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I am not sure if this question is better suited for cs.stackexchange or math.stackexchange - This is of interested to me in the context of a data structure problem, but the question itself may be better suited elsewhere. If so, please feel free to move my question.

Let $\mathcal{Q}_n$ denote the $n$-cube graph. Given a set of vertices $S = \{s_1, \ldots s_k \}$ and $T = \{t_1, \ldots t_k\}$, we would like to decompose $\mathcal{Q}_n$ into $k$ vertex disjoint paths $P_1, \ldots P_k$, such that each $P_i$ begins with $s_i$ and ends with $t_i$. Here, two paths are vertex-disjoint if they do not share any vertices. In addition, I require that every vertex in $\mathcal{Q}_n$ be part of some path $P_j$. I would like to know under what conditions (particularly on $S$ and $T$) can we guarantee that such a decomposition exists?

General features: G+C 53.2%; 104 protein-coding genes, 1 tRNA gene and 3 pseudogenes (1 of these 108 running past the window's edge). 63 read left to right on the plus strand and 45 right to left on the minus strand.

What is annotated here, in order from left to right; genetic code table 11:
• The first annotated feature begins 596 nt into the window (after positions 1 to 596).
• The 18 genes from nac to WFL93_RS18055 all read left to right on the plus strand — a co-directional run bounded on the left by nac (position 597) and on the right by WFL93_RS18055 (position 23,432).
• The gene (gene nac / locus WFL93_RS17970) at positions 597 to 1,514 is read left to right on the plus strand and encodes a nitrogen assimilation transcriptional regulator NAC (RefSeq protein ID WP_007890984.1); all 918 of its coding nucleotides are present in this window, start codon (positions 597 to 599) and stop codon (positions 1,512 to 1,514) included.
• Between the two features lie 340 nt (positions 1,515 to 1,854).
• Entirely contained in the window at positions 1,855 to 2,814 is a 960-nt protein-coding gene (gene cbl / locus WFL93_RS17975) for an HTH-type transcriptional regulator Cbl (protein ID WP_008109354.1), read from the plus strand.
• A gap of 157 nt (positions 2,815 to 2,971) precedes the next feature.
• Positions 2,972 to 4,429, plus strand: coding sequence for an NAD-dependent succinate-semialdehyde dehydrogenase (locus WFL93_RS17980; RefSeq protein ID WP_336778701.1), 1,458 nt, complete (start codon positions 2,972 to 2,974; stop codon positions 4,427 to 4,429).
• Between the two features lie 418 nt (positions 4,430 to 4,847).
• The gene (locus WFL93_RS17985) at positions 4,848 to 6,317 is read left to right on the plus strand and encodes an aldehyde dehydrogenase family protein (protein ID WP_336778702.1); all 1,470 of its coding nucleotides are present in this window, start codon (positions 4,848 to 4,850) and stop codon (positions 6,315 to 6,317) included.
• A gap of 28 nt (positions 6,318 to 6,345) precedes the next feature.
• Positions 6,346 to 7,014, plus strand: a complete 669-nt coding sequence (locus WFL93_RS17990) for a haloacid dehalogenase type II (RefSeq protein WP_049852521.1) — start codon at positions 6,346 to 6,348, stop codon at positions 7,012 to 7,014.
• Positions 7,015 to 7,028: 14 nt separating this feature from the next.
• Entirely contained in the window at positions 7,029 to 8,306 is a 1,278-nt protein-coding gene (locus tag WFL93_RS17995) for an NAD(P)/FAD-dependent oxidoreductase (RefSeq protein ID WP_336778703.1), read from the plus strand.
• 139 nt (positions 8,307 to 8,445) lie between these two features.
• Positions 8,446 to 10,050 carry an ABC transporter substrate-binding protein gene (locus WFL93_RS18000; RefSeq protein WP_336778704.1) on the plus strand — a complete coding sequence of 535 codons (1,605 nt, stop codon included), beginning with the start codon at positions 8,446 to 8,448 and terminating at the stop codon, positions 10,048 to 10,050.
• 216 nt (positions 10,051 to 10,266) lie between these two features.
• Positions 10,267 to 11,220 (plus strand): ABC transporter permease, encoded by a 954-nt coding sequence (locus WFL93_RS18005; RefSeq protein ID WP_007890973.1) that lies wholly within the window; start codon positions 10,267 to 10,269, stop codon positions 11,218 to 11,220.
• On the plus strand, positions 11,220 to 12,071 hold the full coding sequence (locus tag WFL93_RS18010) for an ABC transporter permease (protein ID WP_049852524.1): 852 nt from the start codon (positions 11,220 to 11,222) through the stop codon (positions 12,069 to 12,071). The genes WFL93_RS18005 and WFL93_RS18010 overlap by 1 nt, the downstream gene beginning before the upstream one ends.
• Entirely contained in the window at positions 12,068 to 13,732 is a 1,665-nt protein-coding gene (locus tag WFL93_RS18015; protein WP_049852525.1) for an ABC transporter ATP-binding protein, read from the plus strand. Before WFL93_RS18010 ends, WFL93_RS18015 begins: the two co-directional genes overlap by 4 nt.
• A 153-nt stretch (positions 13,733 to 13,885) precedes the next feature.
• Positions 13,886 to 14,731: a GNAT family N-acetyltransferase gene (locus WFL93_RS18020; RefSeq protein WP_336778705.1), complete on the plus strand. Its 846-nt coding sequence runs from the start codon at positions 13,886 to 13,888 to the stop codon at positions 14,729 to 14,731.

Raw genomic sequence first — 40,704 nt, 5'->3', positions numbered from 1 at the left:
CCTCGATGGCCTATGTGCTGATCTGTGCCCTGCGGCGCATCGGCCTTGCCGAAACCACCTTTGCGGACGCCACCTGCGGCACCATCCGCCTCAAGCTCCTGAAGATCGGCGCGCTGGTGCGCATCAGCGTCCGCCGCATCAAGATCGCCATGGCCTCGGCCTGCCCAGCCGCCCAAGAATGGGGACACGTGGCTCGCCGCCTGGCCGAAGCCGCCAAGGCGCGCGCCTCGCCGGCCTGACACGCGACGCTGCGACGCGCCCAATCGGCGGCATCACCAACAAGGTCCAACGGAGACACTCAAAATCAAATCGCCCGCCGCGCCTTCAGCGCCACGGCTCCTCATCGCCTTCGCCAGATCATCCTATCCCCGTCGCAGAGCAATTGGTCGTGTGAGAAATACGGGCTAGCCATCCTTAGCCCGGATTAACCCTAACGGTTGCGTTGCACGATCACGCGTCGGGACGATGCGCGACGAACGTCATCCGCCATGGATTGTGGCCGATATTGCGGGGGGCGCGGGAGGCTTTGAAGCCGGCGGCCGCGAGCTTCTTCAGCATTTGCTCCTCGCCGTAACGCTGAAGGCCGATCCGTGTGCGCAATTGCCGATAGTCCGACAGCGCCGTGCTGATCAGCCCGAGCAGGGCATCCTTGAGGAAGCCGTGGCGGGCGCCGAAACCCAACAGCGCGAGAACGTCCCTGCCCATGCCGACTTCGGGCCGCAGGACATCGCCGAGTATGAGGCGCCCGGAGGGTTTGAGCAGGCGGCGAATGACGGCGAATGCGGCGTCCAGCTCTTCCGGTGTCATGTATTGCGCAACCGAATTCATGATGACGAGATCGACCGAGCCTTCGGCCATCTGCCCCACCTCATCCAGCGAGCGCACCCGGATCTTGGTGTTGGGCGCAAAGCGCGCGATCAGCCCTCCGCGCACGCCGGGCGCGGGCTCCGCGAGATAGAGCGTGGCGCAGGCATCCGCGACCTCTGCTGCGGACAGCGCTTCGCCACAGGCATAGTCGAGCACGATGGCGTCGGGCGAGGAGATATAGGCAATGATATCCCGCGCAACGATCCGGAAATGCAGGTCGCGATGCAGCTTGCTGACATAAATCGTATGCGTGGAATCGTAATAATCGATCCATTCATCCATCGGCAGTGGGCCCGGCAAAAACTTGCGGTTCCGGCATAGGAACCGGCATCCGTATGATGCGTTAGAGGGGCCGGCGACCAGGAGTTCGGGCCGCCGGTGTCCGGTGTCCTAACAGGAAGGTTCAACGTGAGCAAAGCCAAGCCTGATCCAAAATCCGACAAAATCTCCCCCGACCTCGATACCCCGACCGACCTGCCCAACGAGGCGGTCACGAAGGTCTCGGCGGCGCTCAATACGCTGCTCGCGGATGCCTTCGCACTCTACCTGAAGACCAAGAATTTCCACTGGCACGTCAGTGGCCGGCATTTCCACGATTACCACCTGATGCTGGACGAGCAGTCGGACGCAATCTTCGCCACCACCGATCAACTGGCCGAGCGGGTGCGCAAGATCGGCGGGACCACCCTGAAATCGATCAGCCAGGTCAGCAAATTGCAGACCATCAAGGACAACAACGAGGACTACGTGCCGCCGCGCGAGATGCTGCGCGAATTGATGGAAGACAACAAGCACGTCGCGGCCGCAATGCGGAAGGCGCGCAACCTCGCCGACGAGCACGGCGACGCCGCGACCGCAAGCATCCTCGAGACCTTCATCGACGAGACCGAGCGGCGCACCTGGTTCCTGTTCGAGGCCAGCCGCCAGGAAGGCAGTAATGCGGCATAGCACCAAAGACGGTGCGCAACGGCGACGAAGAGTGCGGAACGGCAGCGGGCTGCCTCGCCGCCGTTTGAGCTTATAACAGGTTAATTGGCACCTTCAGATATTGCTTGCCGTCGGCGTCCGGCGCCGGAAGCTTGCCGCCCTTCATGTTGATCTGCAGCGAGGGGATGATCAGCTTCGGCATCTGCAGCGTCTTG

Also, I would like to know the name of this problem so that I can better search for references.

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I found the following result due to Gregor and Dvorak. They show that if the sets $S$ and $T$ are balanced (in the sense that they contain the same amount of vertices from both bi-partitions of the $n$-cube), then such paths exists whenever $2k-e < n$, where $e$ is the number of pairs $(s_i, t_i)$ that form edges in $\mathcal{Q}_n$. The paper can be found here: http://www.sciencedirect.com/science/article/pii/S0020019008002238

I can construct an example when $k = 2$, $e=0$ and $n=3$, so this result isn't completely tight, however.

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